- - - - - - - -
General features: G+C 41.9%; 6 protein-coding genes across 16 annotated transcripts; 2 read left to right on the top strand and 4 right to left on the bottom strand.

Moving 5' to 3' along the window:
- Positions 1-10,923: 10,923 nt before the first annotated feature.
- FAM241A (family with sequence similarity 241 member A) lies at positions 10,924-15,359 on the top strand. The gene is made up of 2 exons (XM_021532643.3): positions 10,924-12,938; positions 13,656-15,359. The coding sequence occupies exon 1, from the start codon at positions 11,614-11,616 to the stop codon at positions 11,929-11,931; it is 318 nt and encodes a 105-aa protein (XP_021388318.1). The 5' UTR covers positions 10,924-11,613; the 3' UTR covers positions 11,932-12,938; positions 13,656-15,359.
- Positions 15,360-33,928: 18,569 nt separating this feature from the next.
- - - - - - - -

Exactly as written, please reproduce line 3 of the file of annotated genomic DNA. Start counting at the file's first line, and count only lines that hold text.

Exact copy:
- Positions 1-10,923: 10,923 nt before the first annotated feature.